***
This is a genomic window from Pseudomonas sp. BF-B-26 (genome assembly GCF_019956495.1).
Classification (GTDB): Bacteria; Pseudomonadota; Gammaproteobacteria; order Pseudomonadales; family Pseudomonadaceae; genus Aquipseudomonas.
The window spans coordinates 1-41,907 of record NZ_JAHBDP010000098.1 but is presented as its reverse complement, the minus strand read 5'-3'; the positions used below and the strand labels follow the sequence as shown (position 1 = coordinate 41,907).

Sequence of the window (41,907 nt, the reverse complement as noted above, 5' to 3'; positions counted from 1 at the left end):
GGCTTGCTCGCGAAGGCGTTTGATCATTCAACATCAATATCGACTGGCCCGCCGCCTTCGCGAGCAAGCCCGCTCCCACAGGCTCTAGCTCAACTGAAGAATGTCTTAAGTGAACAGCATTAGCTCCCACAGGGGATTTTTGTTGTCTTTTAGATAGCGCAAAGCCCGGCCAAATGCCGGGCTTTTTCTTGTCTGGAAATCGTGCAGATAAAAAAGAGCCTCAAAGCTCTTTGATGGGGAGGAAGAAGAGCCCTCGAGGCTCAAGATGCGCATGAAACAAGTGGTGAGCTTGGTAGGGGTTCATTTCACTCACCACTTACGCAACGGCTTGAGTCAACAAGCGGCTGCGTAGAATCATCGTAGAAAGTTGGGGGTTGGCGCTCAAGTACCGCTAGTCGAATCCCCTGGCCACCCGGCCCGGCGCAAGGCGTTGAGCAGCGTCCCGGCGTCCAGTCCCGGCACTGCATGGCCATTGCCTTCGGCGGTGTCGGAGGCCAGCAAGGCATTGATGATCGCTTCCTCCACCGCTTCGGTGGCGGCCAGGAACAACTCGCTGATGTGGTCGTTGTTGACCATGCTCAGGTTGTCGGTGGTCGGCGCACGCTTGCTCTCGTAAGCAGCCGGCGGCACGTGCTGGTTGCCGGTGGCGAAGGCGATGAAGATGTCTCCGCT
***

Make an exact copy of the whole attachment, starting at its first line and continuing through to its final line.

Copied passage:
This is a genomic window from Pseudomonas sp. BF-B-26 (genome assembly GCF_019956495.1).
Classification (GTDB): Bacteria; Pseudomonadota; Gammaproteobacteria; order Pseudomonadales; family Pseudomonadaceae; genus Aquipseudomonas.
The window spans coordinates 1-41,907 of record NZ_JAHBDP010000098.1 but is presented as its reverse complement, the minus strand read 5'-3'; the positions used below and the strand labels follow the sequence as shown (position 1 = coordinate 41,907).

Sequence of the window (41,907 nt, the reverse complement as noted above, 5' to 3'; positions counted from 1 at the left end):
GGCTTGCTCGCGAAGGCGTTTGATCATTCAACATCAATATCGACTGGCCCGCCGCCTTCGCGAGCAAGCCCGCTCCCACAGGCTCTAGCTCAACTGAAGAATGTCTTAAGTGAACAGCATTAGCTCCCACAGGGGATTTTTGTTGTCTTTTAGATAGCGCAAAGCCCGGCCAAATGCCGGGCTTTTTCTTGTCTGGAAATCGTGCAGATAAAAAAGAGCCTCAAAGCTCTTTGATGGGGAGGAAGAAGAGCCCTCGAGGCTCAAGATGCGCATGAAACAAGTGGTGAGCTTGGTAGGGGTTCATTTCACTCACCACTTACGCAACGGCTTGAGTCAACAAGCGGCTGCGTAGAATCATCGTAGAAAGTTGGGGGTTGGCGCTCAAGTACCGCTAGTCGAATCCCCTGGCCACCCGGCCCGGCGCAAGGCGTTGAGCAGCGTCCCGGCGTCCAGTCCCGGCACTGCATGGCCATTGCCTTCGGCGGTGTCGGAGGCCAGCAAGGCATTGATGATCGCTTCCTCCACCGCTTCGGTGGCGGCCAGGAACAACTCGCTGATGTGGTCGTTGTTGACCATGCTCAGGTTGTCGGTGGTCGGCGCACGCTTGCTCTCGTAAGCAGCCGGCGGCACGTGCTGGTTGCCGGTGGCGAAGGCGATGAAGATGTCTCCGCT